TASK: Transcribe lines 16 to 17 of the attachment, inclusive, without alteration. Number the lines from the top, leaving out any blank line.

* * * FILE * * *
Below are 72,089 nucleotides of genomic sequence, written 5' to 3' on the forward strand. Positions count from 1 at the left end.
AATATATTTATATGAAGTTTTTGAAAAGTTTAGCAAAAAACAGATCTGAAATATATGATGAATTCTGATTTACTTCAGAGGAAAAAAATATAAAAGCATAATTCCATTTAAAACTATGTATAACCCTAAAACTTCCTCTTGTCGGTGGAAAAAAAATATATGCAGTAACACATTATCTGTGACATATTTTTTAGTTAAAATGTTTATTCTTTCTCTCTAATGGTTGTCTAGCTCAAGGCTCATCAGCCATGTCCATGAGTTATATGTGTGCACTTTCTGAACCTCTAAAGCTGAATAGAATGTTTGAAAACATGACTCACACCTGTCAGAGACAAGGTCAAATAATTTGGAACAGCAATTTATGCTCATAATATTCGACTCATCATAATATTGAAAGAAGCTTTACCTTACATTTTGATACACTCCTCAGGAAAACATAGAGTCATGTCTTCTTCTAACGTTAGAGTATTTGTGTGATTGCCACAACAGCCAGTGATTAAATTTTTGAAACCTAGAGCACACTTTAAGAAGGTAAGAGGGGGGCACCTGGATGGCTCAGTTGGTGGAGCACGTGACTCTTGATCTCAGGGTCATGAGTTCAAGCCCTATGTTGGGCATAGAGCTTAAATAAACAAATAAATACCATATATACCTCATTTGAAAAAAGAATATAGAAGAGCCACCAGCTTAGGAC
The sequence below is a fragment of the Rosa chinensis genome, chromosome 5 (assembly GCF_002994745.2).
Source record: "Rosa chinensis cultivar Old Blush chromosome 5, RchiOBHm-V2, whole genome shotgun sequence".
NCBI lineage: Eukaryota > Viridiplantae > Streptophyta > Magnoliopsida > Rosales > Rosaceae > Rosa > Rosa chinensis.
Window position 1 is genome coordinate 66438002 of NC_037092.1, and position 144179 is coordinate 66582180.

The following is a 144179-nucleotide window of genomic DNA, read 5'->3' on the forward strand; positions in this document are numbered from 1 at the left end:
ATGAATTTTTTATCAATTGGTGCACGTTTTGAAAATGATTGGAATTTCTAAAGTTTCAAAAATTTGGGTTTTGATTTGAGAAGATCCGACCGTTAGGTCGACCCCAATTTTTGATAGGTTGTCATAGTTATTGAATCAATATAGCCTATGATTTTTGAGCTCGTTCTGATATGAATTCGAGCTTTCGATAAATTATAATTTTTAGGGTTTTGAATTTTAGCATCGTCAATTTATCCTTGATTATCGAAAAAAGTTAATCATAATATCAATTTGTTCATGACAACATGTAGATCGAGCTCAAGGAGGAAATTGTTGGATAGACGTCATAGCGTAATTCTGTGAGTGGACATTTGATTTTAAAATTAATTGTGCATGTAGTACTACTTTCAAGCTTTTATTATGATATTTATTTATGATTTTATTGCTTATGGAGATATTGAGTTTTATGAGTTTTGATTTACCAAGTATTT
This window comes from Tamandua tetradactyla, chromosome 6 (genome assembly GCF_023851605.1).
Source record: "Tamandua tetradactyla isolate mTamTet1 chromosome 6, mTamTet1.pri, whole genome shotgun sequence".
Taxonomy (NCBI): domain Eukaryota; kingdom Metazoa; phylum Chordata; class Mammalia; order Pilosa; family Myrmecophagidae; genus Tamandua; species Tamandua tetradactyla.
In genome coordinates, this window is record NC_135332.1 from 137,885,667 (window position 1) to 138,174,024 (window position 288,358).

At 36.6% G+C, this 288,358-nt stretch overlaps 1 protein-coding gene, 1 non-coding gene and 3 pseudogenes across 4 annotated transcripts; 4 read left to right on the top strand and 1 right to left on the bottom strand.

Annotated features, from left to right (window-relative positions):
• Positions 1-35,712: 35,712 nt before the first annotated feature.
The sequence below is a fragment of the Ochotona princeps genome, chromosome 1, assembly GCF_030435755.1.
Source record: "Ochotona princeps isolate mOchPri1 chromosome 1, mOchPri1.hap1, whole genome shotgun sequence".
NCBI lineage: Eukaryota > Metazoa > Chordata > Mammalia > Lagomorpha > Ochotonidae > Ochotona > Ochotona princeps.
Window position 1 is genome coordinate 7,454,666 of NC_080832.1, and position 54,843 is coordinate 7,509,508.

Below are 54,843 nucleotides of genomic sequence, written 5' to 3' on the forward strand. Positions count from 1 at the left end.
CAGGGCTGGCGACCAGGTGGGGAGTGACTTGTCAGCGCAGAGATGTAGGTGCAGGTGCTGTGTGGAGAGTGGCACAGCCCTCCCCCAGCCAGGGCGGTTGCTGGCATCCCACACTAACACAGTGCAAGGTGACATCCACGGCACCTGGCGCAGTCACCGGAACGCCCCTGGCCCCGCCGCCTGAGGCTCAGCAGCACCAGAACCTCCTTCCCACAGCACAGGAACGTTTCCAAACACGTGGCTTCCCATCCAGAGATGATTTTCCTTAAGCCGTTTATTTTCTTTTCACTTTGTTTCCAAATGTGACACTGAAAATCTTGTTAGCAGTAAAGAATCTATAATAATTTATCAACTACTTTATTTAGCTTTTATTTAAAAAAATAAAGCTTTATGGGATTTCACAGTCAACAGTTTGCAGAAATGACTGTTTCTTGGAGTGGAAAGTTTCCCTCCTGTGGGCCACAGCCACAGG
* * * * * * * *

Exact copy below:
The sequence below is a fragment of the Ochotona princeps genome, chromosome 1, assembly GCF_030435755.1.
Source record: "Ochotona princeps isolate mOchPri1 chromosome 1, mOchPri1.hap1, whole genome shotgun sequence".